Reactionary rules being piled on the real estate industry by the legislature could turn New York into Detroit, according to one legal expert.
Responding to a new proposal to give commercial tenants free legal aid to fight eviction, attorney Stuart Saft warned, “These bills are being considered and enacted because commercial owners canʼt vote and residents can. The city and state are playing to the voters and not considering what is in the best long-term interests of this city.
“Ultimately, they are going to turn New York into Detroit.”
The latest legislation from City Hall would provide free legal representation to commercial tenants facing eviction.
Council Member Mark Levine believes the move would reduce the number of evictions of small businesses, which has steadily risen, according to stats from the City Marshal’s office.
Between 2017 and 2018, commercial evictions climbed from 1,720 to 1,841. Through the first two months of 2019, there have been 349 commercial evictions.
The council member also cited a 2018 survey by real estate firm Douglas Elliman that showed approximately 20 percent of all retail space in Manhattan was vacant or about to become vacant, well above the five percent vacancy rate economists say is healthy.
According to Levine, that blight has cost 10,000 retail jobs since 2014.
“Our neighborhoods are hemorrhaging mom and pop stores at an increasingly alarming rate,” said Levine. “These stores are the fabric and soul of our communities. With the rate of small business evictions rising for the third year in a row, we need to address this issue before the storefront vacancy crisis gets any worse. No merchant should have to face a legal battle with their landlord without the benefit of an attorney.”
The bill would apply to independently owned and operated businesses.
However, according to real estate attorney Saft, a partner at Holland & Knight, the city is forcing landlords into a catch-22 that will be New York’s undoing. “The city wants the commercial landlords to pay the ever-increasing real estate taxes. Now the city is going to make it harder for landlords to remove tenants who are not paying their rent making it more difficult for the property owners to be able to pay their real estate taxes,” said Saft.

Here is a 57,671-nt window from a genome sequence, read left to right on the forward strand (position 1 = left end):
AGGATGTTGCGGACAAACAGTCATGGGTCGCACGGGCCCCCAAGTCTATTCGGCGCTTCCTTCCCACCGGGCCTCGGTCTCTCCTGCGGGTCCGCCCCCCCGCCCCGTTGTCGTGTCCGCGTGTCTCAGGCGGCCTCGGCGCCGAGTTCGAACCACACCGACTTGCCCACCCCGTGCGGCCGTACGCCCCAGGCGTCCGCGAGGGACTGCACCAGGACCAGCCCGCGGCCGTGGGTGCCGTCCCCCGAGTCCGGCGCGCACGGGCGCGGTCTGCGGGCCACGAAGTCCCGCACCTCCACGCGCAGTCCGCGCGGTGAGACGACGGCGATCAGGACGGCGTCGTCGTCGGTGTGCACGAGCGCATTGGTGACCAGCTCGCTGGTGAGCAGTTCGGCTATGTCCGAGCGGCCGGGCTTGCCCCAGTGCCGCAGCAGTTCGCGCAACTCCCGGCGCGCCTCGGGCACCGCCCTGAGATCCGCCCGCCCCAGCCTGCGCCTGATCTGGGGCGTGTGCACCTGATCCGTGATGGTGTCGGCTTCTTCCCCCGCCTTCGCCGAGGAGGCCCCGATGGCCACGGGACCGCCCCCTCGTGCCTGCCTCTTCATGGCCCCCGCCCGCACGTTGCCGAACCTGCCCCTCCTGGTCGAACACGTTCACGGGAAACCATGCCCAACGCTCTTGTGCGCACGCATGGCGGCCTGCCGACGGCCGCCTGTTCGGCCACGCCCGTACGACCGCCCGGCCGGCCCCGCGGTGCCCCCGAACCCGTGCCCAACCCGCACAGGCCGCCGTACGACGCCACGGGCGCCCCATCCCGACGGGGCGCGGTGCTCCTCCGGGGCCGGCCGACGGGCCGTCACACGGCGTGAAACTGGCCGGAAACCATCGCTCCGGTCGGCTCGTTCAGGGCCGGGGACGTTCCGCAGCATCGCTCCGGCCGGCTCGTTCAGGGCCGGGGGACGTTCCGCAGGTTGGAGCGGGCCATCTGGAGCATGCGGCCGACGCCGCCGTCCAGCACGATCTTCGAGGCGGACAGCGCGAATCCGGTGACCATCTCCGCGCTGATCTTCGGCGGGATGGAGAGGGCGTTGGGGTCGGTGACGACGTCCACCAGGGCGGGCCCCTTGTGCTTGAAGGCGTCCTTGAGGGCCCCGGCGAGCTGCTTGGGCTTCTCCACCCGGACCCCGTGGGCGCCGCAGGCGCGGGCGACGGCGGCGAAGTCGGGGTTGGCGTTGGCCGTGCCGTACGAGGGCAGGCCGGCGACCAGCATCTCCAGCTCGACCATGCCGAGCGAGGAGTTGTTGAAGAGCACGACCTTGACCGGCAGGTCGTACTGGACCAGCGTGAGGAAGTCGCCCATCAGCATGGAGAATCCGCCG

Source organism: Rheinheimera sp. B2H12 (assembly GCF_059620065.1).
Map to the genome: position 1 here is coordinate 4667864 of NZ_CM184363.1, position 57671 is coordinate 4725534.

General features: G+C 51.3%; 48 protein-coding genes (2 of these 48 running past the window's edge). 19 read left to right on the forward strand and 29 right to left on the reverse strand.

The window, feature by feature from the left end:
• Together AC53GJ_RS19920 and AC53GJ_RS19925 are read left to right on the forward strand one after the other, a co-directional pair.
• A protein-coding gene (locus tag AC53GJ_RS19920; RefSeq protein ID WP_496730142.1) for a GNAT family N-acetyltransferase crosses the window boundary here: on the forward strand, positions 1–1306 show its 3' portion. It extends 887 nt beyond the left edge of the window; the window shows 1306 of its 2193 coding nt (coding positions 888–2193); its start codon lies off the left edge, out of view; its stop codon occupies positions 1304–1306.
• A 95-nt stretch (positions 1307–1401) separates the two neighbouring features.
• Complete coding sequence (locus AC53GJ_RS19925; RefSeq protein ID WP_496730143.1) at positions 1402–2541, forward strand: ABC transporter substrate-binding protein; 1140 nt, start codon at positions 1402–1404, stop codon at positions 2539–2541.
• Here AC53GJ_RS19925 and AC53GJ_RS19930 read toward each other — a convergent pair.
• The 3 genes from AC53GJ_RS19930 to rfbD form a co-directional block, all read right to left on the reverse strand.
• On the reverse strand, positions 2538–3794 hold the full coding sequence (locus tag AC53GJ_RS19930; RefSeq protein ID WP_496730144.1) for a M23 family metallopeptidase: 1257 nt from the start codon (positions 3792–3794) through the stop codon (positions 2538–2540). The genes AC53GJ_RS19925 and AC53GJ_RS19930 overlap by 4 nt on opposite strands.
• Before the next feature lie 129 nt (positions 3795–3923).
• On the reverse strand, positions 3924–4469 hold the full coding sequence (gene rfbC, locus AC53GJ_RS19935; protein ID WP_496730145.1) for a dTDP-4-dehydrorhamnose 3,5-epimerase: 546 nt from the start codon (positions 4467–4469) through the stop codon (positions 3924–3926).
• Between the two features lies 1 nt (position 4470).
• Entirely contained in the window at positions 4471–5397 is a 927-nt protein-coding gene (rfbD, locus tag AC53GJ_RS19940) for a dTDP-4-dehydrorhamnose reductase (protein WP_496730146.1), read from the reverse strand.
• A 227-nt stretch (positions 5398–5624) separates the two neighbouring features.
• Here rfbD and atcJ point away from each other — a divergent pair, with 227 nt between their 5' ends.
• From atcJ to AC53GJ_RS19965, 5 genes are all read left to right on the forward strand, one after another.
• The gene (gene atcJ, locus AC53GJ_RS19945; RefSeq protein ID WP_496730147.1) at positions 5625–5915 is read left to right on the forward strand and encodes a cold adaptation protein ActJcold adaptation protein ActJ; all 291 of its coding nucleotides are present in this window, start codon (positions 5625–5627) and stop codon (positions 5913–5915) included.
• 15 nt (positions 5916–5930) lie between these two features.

“What the city doesn’t seem to understand is that the reason there is so much vacancy among commercial stores is that, between skyrocketing taxes and all of the mandates that have been coming out, the landlords can’t find a tenant who can pay the rent that have to be asked in order for the landlord to meet these obligations.
“If the city is curious as to why vacancy is rising they have to look in the mirror. They are creating this ever more costly mountain that landlords have to get over.
“It is going to take two or three years now to get rid of a tenant then there are only going to be more vacancies because landlords can’t afford to pay their obligations.”
Saft added, “No-one is thing about the long-term financial health of the city. At a time when our infrastructure is collapsing, all they are going to do is send more potential residents to live in Florida or Texas rather than New York City.”
Leasing expert Jamie Harrison, of Heiberger & Associates, agreed. “It’s a great idea if New York is becoming a socialist city.
“There are many small property owners who rely on commercial rent to pay their tax, water bills, and this would be devastating to the small business owner who may not be able to afford an attorney — are their rights less important than a tenantʼs?”
Since a residential version of the Right to Counsel legislation for tenants was enacted in 2017, evictions have fallen 24 percent decrease from 2014.
The Real Estate Board of New York is reviewing the new commercial proposal.
John Banks, REBNY president, said, “REBNY supports efforts to bolster our small businesses across the city. While we are reviewing the legislation, ensuring that small business tenants have access to legal representation is a laudable goal. We look forward to working with the Council on this and other measures to strengthen New York’s small businesses.”